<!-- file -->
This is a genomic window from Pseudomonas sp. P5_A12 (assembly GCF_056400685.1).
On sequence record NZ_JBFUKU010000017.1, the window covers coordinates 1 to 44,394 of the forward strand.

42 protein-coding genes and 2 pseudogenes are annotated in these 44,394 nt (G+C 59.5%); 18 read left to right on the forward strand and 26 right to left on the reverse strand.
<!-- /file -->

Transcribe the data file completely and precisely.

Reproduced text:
This is a genomic window from Pseudomonas sp. P5_A12 (assembly GCF_056400685.1).
On sequence record NZ_JBFUKU010000017.1, the window covers coordinates 1 to 44,394 of the forward strand.

42 protein-coding genes and 2 pseudogenes are annotated in these 44,394 nt (G+C 59.5%); 18 read left to right on the forward strand and 26 right to left on the reverse strand.